CLEVELAND, Tenn. — Bradley County commissioners say the county can't afford to lose more revenues in a sales tax dispute with Cleveland and still participate in joint capital projects with the city.
County commissioners voiced support late Monday -- but withheld a vote -- for a resolution that states the county will be unable to join the city in any major projects "due to a potential loss of sales tax revenues."
"The facts are that without some of that sales tax revenue, we -- the County Commission -- do not have the money to participate in some projects we would otherwise participate in," Commissioner Ed Elkins said.
The rift between the county and city involves a 1967 agreement between the two on the division of sales tax.
At stake is nearly $900,000 a year, according to previous statements by City Manager Janice Casteel.
According to the agreement, local schools get half the sales tax revenue with the county receiving a two-thirds share based on student populations. However, the county only receives one-third of the other half of sales tax revenue because most sales are made within the city.
After a Chancery Court ruling upheld the 1967 agreement when it was challenged by the city, the Cleveland City Council voted 4-3 to take the case to the Tennessee Court of Appeals.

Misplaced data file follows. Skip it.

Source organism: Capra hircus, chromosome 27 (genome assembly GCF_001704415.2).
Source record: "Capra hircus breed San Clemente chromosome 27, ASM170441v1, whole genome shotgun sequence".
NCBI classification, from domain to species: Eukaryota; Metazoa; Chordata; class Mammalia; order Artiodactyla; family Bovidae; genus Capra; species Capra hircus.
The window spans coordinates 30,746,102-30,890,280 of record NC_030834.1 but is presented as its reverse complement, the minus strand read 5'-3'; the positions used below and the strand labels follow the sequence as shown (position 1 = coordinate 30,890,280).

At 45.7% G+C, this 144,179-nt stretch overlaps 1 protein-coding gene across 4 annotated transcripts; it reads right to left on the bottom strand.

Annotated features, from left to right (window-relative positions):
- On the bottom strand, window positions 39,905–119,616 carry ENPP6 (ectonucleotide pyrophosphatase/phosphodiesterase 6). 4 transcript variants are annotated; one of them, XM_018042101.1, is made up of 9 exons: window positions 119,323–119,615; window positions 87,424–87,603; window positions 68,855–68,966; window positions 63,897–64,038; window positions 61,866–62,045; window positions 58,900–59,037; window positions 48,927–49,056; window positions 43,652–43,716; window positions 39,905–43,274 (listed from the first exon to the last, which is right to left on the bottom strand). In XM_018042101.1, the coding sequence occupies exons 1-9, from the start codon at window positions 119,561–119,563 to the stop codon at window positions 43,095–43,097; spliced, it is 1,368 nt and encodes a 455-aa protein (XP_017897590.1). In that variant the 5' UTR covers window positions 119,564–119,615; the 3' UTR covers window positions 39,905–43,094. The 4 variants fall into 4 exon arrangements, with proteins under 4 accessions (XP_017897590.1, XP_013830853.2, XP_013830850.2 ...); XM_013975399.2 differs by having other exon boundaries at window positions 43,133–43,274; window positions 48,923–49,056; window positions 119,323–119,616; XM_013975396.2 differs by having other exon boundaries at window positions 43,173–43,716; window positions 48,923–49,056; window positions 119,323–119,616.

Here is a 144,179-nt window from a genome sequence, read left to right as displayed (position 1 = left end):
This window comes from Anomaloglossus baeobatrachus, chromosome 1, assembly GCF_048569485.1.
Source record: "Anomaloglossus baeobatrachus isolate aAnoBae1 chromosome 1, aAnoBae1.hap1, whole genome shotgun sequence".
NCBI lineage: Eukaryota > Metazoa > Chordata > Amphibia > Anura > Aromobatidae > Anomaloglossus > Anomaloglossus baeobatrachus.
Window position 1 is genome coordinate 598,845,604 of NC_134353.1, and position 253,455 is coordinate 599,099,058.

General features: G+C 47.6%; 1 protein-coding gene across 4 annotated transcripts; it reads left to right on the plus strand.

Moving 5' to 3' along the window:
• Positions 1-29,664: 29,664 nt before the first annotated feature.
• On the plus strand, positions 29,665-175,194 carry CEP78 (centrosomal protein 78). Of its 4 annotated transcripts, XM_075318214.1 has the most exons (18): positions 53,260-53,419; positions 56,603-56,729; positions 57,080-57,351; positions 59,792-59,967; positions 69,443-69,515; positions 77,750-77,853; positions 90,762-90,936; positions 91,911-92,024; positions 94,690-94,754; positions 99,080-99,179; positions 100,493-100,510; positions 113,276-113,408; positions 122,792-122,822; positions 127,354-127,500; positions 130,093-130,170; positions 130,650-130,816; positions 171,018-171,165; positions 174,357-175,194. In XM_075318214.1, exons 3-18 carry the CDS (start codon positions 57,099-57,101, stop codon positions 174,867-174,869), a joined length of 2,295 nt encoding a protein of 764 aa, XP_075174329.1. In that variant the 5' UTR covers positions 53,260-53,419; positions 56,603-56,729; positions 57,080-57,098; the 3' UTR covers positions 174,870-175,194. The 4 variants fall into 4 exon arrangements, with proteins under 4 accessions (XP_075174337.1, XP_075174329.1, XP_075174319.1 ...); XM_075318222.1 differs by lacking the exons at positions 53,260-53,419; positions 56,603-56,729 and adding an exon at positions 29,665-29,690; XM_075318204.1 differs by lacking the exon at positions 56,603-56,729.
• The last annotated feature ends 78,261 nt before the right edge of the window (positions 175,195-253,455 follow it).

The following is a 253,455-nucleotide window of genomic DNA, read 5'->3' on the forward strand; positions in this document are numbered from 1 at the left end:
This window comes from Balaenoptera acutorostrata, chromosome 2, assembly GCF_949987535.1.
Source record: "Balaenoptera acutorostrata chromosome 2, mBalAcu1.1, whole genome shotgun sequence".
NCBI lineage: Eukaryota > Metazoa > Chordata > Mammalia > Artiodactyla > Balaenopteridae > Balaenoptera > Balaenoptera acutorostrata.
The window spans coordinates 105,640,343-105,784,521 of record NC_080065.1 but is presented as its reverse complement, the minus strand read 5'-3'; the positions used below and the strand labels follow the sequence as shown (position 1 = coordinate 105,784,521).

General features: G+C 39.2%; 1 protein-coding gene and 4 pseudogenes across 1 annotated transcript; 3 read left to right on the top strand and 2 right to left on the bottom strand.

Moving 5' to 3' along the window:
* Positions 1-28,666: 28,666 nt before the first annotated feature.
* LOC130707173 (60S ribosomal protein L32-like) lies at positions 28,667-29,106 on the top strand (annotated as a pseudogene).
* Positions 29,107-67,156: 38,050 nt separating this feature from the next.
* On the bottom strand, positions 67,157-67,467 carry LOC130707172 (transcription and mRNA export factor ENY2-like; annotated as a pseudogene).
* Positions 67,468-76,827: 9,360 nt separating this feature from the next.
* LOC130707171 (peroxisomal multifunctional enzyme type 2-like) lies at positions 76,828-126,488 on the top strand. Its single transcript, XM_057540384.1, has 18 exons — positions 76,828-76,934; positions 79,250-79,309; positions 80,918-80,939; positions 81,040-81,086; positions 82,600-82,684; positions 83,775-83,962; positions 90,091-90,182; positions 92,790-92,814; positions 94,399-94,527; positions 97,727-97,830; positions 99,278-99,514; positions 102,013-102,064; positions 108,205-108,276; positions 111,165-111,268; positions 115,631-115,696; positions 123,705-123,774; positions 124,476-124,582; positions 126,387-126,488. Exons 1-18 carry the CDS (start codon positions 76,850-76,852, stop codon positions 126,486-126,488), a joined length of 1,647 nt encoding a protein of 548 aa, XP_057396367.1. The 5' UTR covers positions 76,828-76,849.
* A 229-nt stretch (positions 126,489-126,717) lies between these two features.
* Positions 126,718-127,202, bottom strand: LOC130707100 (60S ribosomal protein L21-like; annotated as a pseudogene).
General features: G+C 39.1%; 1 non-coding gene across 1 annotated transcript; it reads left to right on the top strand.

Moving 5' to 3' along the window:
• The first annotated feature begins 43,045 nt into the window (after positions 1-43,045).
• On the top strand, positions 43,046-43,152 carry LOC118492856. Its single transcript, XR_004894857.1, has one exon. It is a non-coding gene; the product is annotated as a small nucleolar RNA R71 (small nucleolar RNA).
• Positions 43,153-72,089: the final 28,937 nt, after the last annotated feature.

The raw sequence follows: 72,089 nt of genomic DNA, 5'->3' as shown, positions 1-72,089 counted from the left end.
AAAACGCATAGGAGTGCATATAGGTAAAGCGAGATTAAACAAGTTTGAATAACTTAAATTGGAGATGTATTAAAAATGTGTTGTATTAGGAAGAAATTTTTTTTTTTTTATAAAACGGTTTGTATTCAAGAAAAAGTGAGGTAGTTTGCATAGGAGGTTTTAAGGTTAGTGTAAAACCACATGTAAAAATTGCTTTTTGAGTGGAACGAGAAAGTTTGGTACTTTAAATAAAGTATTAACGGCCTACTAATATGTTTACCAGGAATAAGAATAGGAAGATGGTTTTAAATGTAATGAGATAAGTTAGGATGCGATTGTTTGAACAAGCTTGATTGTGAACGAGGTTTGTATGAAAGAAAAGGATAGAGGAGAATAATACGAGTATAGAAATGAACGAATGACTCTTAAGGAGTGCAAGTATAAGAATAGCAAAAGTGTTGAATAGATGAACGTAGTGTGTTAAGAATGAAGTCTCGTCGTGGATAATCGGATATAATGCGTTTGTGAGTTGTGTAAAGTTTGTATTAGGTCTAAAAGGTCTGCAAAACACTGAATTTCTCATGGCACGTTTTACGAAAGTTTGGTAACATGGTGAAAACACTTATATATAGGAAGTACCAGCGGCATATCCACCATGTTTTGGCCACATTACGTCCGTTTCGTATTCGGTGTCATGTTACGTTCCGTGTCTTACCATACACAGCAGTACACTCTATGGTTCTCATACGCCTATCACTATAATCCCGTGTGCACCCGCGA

Two weeks ago, Councilmen Richard Banks and George Poe asked that the city reconsider the appeal to salvage relations with the county. The Cleveland City Council agreed to review the matter at its next meeting Monday.
Bradley County commissioners agreed to postpone a vote on the resolution, stating they wanted to see whether the city will continue the litigation.
A vote on the resolution before that could be perceived as a simple matter of "tit for tat," Commissioner Jeff Yarber said.
County commissioners said their support of the resolution was not a matter of spite or posturing, but of economics.
"This is reality for us," Commissioner Adam Lowe said. "This isn't politics, this isn't gaming, it isn't betting."
The purpose of the resolution, which originated with a recommendation from the Bradley County Finance Committee, was not to serve as a strategy to force the city's hand, Elkins said.
"The intent of the resolution is just to put the City Council on notice that we're strapped," he said.
Paul Leach is based in Cleveland. Email him at firstname.lastname@example.org.